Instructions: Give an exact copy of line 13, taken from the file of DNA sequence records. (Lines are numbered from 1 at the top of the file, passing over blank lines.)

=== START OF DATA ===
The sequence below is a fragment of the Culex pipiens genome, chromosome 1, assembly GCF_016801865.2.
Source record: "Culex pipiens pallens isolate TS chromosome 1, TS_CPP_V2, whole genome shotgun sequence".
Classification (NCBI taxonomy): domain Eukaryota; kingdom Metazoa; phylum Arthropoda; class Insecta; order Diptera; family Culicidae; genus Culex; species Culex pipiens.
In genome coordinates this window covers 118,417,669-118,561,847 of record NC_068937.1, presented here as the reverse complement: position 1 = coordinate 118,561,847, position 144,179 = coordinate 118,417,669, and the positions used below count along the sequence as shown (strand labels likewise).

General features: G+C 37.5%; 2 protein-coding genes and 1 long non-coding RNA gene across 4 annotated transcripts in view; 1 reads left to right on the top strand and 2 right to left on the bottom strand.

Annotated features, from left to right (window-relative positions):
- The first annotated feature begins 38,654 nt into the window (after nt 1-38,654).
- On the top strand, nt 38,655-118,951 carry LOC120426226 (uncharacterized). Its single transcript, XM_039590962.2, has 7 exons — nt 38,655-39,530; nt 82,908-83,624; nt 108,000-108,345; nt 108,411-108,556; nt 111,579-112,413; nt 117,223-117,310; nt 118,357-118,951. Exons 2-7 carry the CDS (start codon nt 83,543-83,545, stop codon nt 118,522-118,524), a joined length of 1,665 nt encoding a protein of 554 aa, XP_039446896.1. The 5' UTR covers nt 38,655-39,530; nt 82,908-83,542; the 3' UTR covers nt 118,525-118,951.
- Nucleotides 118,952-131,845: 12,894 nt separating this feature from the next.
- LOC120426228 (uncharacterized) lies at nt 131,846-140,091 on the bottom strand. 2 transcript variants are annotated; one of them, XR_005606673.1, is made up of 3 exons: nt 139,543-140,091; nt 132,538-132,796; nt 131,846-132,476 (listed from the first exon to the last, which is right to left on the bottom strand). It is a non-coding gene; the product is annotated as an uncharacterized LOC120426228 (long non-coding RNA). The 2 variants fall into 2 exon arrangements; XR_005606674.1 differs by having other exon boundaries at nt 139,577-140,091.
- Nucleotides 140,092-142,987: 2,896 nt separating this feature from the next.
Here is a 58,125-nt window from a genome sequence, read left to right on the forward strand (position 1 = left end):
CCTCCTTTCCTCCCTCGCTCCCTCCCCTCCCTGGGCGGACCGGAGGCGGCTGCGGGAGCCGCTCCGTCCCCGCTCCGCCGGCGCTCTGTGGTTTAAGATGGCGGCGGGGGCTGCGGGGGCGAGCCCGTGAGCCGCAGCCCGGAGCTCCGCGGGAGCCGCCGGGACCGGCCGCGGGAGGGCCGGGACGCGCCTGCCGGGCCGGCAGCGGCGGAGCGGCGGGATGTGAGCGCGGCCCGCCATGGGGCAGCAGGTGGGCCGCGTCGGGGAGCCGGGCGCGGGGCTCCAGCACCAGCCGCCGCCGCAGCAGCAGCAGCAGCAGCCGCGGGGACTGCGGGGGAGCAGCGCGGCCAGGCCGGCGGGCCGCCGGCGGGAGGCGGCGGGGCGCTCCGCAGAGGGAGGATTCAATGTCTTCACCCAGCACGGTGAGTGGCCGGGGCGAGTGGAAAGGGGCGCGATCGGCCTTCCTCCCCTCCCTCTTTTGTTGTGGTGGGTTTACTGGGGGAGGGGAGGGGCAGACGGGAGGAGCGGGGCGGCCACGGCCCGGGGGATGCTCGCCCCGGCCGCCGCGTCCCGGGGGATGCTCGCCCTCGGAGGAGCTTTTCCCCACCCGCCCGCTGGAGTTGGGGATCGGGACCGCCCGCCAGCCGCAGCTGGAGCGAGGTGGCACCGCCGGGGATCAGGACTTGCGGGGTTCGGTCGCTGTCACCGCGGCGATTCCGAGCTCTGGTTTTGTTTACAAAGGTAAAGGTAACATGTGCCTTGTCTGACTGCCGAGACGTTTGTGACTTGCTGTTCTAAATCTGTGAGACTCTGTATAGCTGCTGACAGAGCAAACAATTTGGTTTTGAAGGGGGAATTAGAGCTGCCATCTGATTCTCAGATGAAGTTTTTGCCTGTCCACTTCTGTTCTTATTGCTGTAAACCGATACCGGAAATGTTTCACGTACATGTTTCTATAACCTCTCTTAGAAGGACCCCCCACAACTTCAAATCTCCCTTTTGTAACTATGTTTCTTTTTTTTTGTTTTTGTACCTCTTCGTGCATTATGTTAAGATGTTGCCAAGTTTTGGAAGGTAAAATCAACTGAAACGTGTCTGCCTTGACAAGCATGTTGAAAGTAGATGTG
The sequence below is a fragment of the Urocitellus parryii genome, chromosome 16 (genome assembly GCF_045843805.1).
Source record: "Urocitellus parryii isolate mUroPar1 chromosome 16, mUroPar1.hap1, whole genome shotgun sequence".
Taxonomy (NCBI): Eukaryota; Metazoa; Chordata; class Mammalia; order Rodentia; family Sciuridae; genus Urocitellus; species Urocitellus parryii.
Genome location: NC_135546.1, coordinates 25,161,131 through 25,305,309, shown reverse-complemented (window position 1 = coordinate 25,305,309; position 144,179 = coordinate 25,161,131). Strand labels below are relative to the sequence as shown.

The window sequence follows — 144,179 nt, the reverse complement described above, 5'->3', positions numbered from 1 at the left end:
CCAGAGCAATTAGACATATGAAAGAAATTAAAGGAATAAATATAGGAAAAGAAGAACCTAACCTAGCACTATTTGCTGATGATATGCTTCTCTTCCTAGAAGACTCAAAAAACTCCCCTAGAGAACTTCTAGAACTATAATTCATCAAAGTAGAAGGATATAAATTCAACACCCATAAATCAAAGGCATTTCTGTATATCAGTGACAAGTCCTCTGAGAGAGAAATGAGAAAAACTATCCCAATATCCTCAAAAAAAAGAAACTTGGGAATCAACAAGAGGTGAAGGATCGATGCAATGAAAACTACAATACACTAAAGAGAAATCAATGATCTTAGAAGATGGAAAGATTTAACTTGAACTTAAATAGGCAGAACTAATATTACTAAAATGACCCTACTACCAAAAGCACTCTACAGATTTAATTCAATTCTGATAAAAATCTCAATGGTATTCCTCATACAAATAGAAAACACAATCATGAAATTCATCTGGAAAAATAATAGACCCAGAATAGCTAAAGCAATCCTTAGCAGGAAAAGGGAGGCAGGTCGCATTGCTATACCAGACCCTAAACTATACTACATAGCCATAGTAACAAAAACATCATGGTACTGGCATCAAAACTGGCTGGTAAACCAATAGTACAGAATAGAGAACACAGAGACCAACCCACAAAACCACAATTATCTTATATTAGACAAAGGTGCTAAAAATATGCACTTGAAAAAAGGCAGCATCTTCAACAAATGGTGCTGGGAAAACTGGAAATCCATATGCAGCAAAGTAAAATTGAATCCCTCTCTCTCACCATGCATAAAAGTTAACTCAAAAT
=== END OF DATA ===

CCTCCTTTCCTCCCTCGCTCCCTCCCCTCCCTGGGCGGACCGGAGGCGGCTGCGGGAGCCGCTCCGTCCCCGCTCCGCCGGCGCTCTGTGGTTTAAGATGGCGGCGGGGGCTGCGGGGGCGAGCCCGTGAGCCGCAGCCCGGAGCTCCGCGGGAGCCGCCGGGACCGGCCGCGGGAGGGCCGGGACGCGCCTGCCGGGCCGGCAGCGGCGGAGCGGCGGGATGTGAGCGCGGCCCGCCATGGGGCAGCAGGTGGGCCGCGTCGGGGAGCCGGGCGCGGGGCTCCAGCACCAGCCGCCGCCGCAGCAGCAGCAGCAGCAGCCGCGGGGACTGCGGGGGAGCAGCGCGGCCAGGCCGGCGGGCCGCCGGCGGGAGGCGGCGGGGCGCTCCGCAGAGGGAGGATTCAATGTCTTCACCCAGCACGGTGAGTGGCCGGGGCGAGTGGAAAGGGGCGCGATCGGCCTTCCTCCCCTCCCTCTTTTGTTGTGGTGGGTTTACTGGGGGAGGGGAGGGGCAGACGGGAGGAGCGGGGCGGCCACGGCCCGGGGGATGCTCGCCCCGGCCGCCGCGTCCCGGGGGATGCTCGCCCTCGGAGGAGCTTTTCCCCACCCGCCCGCTGGAGTTGGGGATCGGGACCGCCCGCCAGCCGCAGCTGGAGCGAGGTGGCACCGCCGGGGATCAGGACTTGCGGGGTTCGGTCGCTGTCACCGCGGCGATTCCGAGCTCTGGTTTTGTTTACAAAGGTAAAGGTAACATGTGCCTTGTCTGACTGCCGAGACGTTTGTGACTTGCTGTTCTAAATCTGTGAGACTCTGTATAGCTGCTGACAGAGCAAACAATTTGGTTTTGAAGGGGGAATTAGAGCTGCCATCTGATTCTCAGATGAAGTTTTTGCCTGTCCACTTCTGTTCTTATTGCTGTAAACCGATACCGGAAATGTTTCACGTACATGTTTCTATAACCTCTCTTAGAAGGACCCCCCACAACTTCAAATCTCCCTTTTGTAACTATGTTTCTTTTTTTTTGTTTTTGTACCTCTTCGTGCATTATGTTAAGATGTTGCCAAGTTTTGGAAGGTAAAATCAACTGAAACGTGTCTGCCTTGACAAGCATGTTGAAAGTAGATGTG